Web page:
Study finds variation in raindrop size distributions according to seasons and rain types

A distinguished scientist in China has revealed through a study that precipitation and raindrop size distribution (DSD) characteristics in East China vary across seasons and rain types.

The findings by Prof. Kun Zhao, Distinguished Scientist at Nanjing University, and colleagues is based on data from the observations of a two-dimensional video disdrometer (2DVD) and a vertically pointing micro rain radar (MRR). The findings about seasonal variations of rainfall microphysics in East China published in Advances of Atmospheric Sciences.

For the study researchers have been conducting a field campaign named “Observation, Prediction and Analysis of Severe Convection of China” (OPACC) in the Yangtze-Huaihe River Basin since May 2014. As of June 2016, two years of continuous 2DVD and MRR data had been obtained, which could then be used to reveal the DSD characteristics across different rain types and seasons.

Scientists note that summer rainfall is dominated by convective rain (77.5%), while during the other seasons the contribution of stratiform rain to rainfall amount is equal to or even larger than that of convective rain. A relatively larger raindrop diameter and highest concentration of raindrops during summer result in the highest mean rain rate among the four seasons, followed by spring and autumn, and winter rainfall is characterized by the lowest raindrop concentration, thus having the lowest mean rain rate. Overall, convective rain exhibits a maritime nature, with high concentrations of small drops throughout the year. Localized rainfall estimators were derived for further application purposes, among which the rainfall kinetic-energy-mass-weighted-diameter relationship was proposed for the first time.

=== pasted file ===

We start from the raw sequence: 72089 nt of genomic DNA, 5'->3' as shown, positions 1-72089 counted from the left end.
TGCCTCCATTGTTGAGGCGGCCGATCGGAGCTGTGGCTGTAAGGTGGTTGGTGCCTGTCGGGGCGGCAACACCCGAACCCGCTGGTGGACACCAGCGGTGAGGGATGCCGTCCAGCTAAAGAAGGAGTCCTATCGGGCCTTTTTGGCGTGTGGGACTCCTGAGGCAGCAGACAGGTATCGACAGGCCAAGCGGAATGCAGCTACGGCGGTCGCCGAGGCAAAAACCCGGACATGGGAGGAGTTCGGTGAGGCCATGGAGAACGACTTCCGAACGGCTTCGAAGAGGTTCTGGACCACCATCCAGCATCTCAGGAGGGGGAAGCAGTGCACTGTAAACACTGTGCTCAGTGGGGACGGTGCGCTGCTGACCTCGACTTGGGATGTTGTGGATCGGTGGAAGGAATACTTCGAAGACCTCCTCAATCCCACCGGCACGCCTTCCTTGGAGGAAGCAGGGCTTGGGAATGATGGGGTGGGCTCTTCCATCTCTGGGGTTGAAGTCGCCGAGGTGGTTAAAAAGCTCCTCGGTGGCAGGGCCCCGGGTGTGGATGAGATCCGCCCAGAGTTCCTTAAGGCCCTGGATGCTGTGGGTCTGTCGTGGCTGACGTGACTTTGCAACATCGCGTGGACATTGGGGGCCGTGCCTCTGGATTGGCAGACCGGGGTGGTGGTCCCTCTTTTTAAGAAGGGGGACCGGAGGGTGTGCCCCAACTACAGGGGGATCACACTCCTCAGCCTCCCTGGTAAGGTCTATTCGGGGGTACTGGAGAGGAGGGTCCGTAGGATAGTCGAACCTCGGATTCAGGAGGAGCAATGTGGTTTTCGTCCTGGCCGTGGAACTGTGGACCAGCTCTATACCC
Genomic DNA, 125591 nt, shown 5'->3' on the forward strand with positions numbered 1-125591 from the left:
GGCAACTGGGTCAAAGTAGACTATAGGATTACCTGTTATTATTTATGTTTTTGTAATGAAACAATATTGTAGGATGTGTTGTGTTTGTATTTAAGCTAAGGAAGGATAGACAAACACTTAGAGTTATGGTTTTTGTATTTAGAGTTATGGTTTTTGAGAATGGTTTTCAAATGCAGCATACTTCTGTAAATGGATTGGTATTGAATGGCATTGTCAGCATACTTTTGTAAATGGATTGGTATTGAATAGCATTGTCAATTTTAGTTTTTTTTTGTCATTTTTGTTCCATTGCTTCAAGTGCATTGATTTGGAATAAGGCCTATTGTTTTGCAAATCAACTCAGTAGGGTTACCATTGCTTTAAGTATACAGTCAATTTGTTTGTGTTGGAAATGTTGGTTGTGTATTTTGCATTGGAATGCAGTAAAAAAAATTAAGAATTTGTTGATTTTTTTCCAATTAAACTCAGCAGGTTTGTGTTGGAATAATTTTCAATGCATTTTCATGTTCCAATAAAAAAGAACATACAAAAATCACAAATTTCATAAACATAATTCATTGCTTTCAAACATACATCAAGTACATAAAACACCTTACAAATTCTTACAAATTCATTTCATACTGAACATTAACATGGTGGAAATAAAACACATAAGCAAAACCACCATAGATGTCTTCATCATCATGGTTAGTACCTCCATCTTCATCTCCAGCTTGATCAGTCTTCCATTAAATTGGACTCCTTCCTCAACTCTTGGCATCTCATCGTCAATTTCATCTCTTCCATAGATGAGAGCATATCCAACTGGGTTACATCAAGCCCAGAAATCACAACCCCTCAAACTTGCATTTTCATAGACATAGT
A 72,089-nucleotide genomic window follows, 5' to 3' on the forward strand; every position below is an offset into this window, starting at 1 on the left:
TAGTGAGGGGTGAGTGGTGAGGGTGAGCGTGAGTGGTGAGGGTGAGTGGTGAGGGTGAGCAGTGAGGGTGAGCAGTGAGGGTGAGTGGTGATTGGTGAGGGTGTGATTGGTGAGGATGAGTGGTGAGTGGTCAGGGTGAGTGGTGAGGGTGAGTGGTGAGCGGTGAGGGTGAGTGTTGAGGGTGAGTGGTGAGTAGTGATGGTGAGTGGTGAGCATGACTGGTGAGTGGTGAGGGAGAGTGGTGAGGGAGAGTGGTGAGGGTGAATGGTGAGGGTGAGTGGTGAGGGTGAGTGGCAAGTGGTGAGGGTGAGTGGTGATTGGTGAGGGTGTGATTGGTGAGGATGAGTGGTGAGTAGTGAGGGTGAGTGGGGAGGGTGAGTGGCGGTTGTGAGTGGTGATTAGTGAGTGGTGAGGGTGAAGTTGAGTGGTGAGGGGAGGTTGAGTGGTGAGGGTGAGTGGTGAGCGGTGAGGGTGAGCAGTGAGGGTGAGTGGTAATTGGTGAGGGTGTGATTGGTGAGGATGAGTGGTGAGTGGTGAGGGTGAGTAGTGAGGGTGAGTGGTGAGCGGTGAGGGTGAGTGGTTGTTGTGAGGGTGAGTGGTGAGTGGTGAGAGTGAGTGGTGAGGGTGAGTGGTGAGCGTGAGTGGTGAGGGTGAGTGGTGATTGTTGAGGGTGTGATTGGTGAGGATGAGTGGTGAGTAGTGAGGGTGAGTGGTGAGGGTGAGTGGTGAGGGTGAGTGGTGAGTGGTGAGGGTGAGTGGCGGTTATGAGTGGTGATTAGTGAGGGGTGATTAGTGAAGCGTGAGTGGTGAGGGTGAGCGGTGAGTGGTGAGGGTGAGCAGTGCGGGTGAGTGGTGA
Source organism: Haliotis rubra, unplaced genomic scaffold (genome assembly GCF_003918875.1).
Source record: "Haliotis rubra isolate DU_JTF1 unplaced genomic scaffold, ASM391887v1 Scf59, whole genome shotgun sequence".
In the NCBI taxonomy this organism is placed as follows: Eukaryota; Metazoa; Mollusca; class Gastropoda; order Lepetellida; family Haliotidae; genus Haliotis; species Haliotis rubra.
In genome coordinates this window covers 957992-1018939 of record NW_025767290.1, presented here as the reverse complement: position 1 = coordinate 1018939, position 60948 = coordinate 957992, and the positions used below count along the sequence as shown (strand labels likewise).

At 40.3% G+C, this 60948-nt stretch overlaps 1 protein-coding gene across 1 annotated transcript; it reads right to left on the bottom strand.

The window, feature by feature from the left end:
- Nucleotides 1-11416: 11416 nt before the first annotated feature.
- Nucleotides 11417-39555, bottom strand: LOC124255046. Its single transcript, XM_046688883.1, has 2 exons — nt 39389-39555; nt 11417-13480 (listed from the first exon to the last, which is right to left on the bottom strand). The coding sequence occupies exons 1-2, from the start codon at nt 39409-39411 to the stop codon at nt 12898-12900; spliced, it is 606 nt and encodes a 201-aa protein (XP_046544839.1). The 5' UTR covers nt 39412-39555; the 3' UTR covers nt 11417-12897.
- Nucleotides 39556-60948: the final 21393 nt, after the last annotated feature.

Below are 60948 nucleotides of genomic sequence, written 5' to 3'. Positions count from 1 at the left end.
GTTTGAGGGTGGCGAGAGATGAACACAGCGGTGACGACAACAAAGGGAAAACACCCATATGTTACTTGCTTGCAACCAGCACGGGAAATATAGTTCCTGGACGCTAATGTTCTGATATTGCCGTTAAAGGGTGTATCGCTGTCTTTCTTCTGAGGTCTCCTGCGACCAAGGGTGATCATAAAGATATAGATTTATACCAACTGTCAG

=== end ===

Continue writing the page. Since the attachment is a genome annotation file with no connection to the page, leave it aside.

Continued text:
Prof. Zhao believes that the new findings hold the potential to improve the accuracy of rainfall kinetic energy estimation, DSD retrieval, and quantitative precipitation estimation in this specific region.

“To better improve the microphysics parameterization in numerical weather precipitation models for more accurate quantitative precipitation forecasting, the physical or microphysical processes resulting in the differences of seasonal precipitation microphysics are worthy of further study. Advanced GPM and/or polarimetric radar observations would be helpful, and we plan to conduct further research along these lines in the future”, he said.